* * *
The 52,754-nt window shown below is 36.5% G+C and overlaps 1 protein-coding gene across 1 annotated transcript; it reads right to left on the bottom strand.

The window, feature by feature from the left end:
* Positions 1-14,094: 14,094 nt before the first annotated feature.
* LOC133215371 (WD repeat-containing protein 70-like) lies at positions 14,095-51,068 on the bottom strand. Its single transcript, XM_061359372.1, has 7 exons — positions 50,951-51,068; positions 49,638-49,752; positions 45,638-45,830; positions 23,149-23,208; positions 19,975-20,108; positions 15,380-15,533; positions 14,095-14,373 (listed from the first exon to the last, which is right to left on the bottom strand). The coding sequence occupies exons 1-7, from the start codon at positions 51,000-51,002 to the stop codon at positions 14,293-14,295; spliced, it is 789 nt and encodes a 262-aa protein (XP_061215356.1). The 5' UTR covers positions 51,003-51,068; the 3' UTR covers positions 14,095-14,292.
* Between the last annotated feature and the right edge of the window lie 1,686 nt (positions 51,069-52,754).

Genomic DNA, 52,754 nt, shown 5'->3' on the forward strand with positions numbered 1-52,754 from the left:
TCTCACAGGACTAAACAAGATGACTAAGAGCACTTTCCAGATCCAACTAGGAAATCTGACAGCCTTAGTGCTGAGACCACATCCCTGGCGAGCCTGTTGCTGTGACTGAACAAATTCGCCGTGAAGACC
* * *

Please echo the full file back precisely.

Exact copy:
The 52,754-nt window shown below is 36.5% G+C and overlaps 1 protein-coding gene across 1 annotated transcript; it reads right to left on the bottom strand.

The window, feature by feature from the left end:
* Positions 1-14,094: 14,094 nt before the first annotated feature.
* LOC133215371 (WD repeat-containing protein 70-like) lies at positions 14,095-51,068 on the bottom strand. Its single transcript, XM_061359372.1, has 7 exons — positions 50,951-51,068; positions 49,638-49,752; positions 45,638-45,830; positions 23,149-23,208; positions 19,975-20,108; positions 15,380-15,533; positions 14,095-14,373 (listed from the first exon to the last, which is right to left on the bottom strand). The coding sequence occupies exons 1-7, from the start codon at positions 51,000-51,002 to the stop codon at positions 14,293-14,295; spliced, it is 789 nt and encodes a 262-aa protein (XP_061215356.1). The 5' UTR covers positions 51,003-51,068; the 3' UTR covers positions 14,095-14,292.
* Between the last annotated feature and the right edge of the window lie 1,686 nt (positions 51,069-52,754).

Genomic DNA, 52,754 nt, shown 5'->3' on the forward strand with positions numbered 1-52,754 from the left:
TCTCACAGGACTAAACAAGATGACTAAGAGCACTTTCCAGATCCAACTAGGAAATCTGACAGCCTTAGTGCTGAGACCACATCCCTGGCGAGCCTGTTGCTGTGACTGAACAAATTCGCCGTGAAGACC